Sammy and the Headless Horseman (2016), by Rona Arato

This review was first published in Resource Links Magazine, “Canada’s national journal devoted to the review and evaluation of Canadian English and French resources for children and young adults.” It appears in volume 22.2.

Sammy and the Headless Horseman (2016)

arato-headless-horseman“Jinkies, it’s Cousin Wilber!” or rather, “Oy vey, it’s Mr. Katzenblum!” Sammy and the Headless Horseman is a fun version of the standard Scooby Doo-like plot, wherein a disgruntled relative re-enacts the legend of the Headless Horseman in order to frighten the owners of a family inn into selling. Set in a Jewish immigrant community in the Catskill Mountains, the novel is more complex than the children’s cartoon, in that it touches on how prejudice exists on a number of levels: racial, cultural, financial. The strength of the story lies in the author’s exploration of the Jewish culture, which is presented in a way that non-Jewish readers can fully engage with.

Sammy, a first-generation Polish Jewish immigrant, accompanies his Aunt Pearl and annoying cousin Joshua, and his cousin Leah (who plays little role in the novel) for their summer vacation at the Pine Grove Hotel. Aunt Pearl and Joshua condescendingly treat Sammy as little more than a servant; in fact, Aunt Pearl functionally offers Sammy as free labour at the inn. While his relatives have a “large, airy room” (10), Sammy is left to bunk with Adam, a summer employee. Sammy is actually pleased with this arrangement, as it permits him to mostly avoid Joshua, and to conspire with Adam and Shayna, daughter of the inn owners, in their “ghost hunting” (17).

A sense of the supernatural is established by Mrs. Leibman, inn-keeper, who believes her grandmother is haunting her. Her grandmother, Mrs. Leibman tells the children, always liked her brother best, and her ghost wants him to have the hotel. When things break and lights go out, Mrs. Leibman’s superstitions seem supported. Combined with the mysterious Headless Horseman’s harassment of The Hermit, a reclusive ex-slave who suffers discrimination at the hands of the less-educated of the community, the “hauntings” provide ample scope for a ghost-hunting adventure.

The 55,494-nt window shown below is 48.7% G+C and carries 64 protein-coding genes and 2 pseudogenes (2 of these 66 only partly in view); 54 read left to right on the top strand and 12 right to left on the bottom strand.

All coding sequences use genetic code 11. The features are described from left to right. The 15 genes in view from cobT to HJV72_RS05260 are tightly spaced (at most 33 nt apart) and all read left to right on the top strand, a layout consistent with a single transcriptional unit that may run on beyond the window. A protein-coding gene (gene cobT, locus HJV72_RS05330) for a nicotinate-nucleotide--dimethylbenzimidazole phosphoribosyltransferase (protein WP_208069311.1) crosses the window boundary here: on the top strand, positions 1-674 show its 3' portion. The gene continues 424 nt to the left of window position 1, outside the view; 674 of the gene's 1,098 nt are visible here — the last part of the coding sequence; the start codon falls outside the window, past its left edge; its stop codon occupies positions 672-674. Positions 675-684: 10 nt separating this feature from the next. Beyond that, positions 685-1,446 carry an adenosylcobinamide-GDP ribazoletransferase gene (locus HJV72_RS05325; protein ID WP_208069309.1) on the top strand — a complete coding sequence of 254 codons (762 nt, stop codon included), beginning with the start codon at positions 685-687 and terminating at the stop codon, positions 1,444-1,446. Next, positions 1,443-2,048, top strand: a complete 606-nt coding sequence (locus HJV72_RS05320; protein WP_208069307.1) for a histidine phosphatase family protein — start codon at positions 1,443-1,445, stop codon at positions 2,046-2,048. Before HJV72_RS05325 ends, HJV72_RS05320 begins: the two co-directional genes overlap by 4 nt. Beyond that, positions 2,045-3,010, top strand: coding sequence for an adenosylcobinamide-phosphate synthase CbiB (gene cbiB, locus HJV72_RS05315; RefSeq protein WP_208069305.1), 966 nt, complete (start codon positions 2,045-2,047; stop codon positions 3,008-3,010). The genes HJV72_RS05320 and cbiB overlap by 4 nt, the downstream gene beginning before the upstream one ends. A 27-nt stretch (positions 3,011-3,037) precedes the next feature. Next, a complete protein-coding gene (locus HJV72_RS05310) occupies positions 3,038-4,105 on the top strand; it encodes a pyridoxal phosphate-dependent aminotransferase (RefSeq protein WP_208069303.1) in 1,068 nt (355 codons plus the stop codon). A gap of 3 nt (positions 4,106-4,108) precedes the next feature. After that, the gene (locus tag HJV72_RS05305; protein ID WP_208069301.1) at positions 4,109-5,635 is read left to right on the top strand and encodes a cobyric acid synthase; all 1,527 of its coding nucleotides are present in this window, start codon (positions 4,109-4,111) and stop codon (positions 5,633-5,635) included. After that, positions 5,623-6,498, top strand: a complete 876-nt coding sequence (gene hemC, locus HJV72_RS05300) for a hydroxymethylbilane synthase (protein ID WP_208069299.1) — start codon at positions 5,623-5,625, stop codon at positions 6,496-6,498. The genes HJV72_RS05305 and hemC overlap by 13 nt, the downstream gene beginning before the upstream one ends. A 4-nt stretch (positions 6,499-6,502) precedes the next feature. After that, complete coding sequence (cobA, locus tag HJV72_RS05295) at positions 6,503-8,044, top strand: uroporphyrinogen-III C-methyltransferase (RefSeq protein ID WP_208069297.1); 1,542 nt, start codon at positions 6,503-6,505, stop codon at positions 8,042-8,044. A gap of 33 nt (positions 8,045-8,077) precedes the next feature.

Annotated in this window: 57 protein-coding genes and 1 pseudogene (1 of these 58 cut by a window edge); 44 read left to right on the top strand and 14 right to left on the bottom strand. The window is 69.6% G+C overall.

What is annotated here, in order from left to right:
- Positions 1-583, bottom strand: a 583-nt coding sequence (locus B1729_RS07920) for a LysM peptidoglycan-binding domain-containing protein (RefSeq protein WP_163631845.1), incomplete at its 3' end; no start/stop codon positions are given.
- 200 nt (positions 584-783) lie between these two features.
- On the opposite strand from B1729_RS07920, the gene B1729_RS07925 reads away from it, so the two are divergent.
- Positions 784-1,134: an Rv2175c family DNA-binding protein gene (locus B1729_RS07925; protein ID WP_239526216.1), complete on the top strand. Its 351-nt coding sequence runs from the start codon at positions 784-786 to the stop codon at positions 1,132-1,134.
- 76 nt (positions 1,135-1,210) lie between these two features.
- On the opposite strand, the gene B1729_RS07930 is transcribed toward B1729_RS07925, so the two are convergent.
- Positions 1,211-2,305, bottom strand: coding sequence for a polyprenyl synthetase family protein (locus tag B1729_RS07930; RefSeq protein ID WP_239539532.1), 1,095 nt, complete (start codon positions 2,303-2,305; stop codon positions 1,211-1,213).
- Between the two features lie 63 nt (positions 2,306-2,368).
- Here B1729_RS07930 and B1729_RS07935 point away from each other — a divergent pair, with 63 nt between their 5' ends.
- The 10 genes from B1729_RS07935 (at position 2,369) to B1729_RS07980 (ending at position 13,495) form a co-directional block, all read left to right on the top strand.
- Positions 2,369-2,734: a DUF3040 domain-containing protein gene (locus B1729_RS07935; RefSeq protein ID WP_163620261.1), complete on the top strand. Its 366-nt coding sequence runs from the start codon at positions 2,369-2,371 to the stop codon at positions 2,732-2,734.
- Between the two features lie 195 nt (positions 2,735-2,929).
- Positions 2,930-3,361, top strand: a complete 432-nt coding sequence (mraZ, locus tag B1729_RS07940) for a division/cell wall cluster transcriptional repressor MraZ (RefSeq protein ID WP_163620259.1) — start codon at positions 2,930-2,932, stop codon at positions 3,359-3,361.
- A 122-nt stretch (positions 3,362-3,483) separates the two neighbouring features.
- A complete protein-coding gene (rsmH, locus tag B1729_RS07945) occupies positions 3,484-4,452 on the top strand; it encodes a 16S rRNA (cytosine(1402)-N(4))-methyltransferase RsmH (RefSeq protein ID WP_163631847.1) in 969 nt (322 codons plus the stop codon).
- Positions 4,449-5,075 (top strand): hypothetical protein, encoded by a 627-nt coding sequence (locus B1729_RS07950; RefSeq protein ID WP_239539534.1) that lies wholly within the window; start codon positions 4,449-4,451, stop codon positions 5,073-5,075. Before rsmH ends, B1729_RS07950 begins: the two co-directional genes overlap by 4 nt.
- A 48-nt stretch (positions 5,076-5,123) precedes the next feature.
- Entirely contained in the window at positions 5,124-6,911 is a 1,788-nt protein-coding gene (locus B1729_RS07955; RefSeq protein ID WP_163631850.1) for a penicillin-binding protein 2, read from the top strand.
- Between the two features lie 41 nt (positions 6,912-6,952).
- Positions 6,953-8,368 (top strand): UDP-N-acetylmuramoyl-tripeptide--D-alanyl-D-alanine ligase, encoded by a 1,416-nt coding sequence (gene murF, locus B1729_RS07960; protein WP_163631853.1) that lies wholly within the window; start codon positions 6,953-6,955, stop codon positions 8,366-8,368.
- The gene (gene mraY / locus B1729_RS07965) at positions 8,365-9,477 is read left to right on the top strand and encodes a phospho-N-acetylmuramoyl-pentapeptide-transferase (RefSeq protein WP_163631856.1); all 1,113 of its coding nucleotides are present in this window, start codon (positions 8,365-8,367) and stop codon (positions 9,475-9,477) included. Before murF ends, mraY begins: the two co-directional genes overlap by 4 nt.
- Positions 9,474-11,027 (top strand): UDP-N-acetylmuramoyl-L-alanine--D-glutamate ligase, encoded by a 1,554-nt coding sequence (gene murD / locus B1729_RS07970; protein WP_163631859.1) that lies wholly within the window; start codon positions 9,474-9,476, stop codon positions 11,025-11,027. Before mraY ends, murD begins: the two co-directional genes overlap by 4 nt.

For the younger readers, the simple plot will still entertain, and the end may be satisfying: Sammy’s father comes and stands up for him against Aunt Pearl; the Headless Horseman is unmasked; and the Hermit returns to his reclusive existence. For those who have read more broadly, the plot will seem derivative and the end far too predictable.

Shifting Sands: Life in the Times of Moses, Jesus, and Muhammad (2014), by Kathy Lowinger

This review was first published in Resource Links Magazine, “Canada’s national journal devoted to the review and evaluation of Canadian English and French resources for children and young adults.” It appears in volume 19.5.

Lowinger-Shifting SandsWhen I first picked up this book, I thought it was a non-fiction account of these three religious figures. The subtitle at the top of the cover dominates, despite its smaller type; the title itself blends into the image below. (It’s the colour of the sky in the picture, and the colour of the type in the title, I think…) Regardless, readers should look past any assumption about the content and be prepared for three very human stories of young people living through three formative moments in history.

Dina is a slave in the House of Weavers who makes a difficult choice in following Moses and her people; Mattan is a farmer’s son who leaves his home and whose path crosses that of Jesus and his disciples; Fallah and his older brother have left their tribe and become victims in a conspiracy against Muhammad. Their histories twine seamlessly into the historical accuracy of Lowinger’s narrative, allowing readers to feel the insecurities of life the common people of these times endured. Although from our modern perspective we believe we know the benefits and dangers associated with the choices Dina, Mattan, and Fallah make, Lowinger helps us to understand how hard it would have been for simple young men and women to leave all that they knew and follow a new path, cutting themselves off from family and community. Little details of every-day life accentuate our narrative experience of history: the broken sandals Dina is given for her excellence in weaving; the small infected scrape that – with no antibiotics to prevent infection – kills Mattan’s sister Nirit; the dried fruit, nuts, and mare’s cheese that Fallah takes on the road. The minutia and the focus on human emotions and experience combine to give us powerful images of the effect these three religious leaders had on the people around them, and thus on the history of our world.